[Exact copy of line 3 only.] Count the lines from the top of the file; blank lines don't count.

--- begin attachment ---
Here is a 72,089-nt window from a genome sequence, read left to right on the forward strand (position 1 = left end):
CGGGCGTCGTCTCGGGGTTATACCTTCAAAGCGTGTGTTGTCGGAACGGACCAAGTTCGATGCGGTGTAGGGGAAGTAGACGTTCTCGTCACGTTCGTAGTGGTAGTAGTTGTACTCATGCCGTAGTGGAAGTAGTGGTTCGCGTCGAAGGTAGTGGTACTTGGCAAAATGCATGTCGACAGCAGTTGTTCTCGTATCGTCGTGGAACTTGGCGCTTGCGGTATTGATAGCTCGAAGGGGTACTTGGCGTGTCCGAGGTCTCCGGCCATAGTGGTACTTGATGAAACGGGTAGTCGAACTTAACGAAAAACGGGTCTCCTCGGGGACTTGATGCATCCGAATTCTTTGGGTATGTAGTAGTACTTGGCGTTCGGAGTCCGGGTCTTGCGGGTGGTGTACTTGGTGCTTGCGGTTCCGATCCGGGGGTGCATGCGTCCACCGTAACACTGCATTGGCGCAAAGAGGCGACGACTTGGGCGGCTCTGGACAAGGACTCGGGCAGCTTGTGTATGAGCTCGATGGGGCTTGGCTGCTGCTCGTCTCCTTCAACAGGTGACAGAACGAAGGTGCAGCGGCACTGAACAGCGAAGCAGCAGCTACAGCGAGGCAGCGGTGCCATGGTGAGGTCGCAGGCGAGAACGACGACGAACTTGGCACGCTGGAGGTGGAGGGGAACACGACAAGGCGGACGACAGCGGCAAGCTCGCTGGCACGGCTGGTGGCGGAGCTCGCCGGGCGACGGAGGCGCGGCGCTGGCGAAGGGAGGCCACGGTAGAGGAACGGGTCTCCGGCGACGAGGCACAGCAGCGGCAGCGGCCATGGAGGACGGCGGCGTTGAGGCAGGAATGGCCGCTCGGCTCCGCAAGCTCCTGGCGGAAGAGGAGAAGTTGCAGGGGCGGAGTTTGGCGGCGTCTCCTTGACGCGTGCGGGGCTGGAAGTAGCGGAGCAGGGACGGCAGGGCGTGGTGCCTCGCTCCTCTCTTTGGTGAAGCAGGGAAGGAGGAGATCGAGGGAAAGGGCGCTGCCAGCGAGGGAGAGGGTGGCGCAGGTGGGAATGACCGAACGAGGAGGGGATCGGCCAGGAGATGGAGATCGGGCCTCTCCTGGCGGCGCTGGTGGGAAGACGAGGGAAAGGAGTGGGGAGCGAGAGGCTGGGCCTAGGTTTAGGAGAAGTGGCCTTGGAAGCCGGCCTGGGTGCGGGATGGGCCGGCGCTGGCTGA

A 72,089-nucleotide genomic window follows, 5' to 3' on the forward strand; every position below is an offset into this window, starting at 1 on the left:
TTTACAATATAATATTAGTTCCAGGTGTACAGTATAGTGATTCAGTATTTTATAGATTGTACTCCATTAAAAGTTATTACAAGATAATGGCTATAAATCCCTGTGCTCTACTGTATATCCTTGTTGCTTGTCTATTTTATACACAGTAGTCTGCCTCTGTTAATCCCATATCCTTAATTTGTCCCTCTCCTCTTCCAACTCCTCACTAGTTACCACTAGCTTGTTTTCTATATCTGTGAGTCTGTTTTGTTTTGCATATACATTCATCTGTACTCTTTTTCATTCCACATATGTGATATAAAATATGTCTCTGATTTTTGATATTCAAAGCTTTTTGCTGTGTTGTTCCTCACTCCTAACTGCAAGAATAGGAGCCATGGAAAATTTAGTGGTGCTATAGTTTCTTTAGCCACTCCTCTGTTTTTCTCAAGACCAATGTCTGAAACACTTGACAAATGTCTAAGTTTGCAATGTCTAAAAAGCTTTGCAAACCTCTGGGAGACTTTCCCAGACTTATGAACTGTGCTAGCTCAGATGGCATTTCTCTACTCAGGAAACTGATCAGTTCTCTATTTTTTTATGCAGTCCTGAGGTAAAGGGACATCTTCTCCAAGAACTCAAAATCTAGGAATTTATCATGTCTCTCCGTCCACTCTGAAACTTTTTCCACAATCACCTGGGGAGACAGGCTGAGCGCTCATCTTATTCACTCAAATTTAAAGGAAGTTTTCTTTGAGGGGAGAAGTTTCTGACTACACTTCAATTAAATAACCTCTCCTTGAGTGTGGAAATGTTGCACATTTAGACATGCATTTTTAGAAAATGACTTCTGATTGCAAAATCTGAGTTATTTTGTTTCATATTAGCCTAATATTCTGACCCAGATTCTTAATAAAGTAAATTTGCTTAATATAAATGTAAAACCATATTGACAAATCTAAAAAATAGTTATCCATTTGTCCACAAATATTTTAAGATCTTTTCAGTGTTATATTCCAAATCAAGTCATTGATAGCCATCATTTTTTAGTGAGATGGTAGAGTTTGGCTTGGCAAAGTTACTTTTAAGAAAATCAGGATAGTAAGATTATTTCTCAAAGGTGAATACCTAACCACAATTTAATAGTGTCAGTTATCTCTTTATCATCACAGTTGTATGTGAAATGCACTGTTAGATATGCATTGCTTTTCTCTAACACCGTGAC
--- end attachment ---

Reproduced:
A 72,089-nucleotide genomic window follows, 5' to 3' on the forward strand; every position below is an offset into this window, starting at 1 on the left: